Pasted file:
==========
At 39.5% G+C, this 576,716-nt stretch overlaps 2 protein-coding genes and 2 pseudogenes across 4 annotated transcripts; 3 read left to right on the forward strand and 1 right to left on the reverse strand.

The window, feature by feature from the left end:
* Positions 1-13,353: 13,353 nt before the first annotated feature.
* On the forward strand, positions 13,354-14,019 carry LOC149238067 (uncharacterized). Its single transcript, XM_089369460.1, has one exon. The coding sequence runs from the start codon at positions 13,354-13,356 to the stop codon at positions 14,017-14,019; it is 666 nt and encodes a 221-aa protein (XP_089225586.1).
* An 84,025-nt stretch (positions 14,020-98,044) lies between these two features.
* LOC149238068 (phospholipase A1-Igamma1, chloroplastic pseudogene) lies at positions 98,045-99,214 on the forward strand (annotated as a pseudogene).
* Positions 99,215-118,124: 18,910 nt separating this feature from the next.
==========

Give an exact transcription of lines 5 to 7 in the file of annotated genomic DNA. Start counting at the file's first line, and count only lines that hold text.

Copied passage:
* An 84,025-nt stretch (positions 14,020-98,044) lies between these two features.
* LOC149238068 (phospholipase A1-Igamma1, chloroplastic pseudogene) lies at positions 98,045-99,214 on the forward strand (annotated as a pseudogene).
* Positions 99,215-118,124: 18,910 nt separating this feature from the next.